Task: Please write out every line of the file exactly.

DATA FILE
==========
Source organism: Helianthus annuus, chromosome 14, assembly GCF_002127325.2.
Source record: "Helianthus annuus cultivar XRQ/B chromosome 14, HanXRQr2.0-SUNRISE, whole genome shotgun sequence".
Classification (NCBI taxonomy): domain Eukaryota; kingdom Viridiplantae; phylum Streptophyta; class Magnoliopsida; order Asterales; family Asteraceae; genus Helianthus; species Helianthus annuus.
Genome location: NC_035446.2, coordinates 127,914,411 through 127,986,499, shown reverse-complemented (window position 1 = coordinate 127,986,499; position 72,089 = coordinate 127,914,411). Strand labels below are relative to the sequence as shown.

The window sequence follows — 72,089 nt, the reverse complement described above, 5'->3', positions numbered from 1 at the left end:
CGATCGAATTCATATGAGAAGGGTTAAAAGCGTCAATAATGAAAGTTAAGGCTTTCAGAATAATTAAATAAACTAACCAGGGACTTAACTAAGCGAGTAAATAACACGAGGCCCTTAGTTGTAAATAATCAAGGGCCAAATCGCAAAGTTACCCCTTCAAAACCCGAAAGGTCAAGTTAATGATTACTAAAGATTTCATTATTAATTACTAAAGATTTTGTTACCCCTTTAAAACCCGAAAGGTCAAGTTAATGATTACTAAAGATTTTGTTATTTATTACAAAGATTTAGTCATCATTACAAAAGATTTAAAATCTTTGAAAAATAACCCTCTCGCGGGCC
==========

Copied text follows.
Source organism: Helianthus annuus, chromosome 14, assembly GCF_002127325.2.
Source record: "Helianthus annuus cultivar XRQ/B chromosome 14, HanXRQr2.0-SUNRISE, whole genome shotgun sequence".
Classification (NCBI taxonomy): domain Eukaryota; kingdom Viridiplantae; phylum Streptophyta; class Magnoliopsida; order Asterales; family Asteraceae; genus Helianthus; species Helianthus annuus.
Genome location: NC_035446.2, coordinates 127,914,411 through 127,986,499, shown reverse-complemented (window position 1 = coordinate 127,986,499; position 72,089 = coordinate 127,914,411). Strand labels below are relative to the sequence as shown.

The window sequence follows — 72,089 nt, the reverse complement described above, 5'->3', positions numbered from 1 at the left end:
CGATCGAATTCATATGAGAAGGGTTAAAAGCGTCAATAATGAAAGTTAAGGCTTTCAGAATAATTAAATAAACTAACCAGGGACTTAACTAAGCGAGTAAATAACACGAGGCCCTTAGTTGTAAATAATCAAGGGCCAAATCGCAAAGTTACCCCTTCAAAACCCGAAAGGTCAAGTTAATGATTACTAAAGATTTCATTATTAATTACTAAAGATTTTGTTACCCCTTTAAAACCCGAAAGGTCAAGTTAATGATTACTAAAGATTTTGTTATTTATTACAAAGATTTAGTCATCATTACAAAAGATTTAAAATCTTTGAAAAATAACCCTCTCGCGGGCC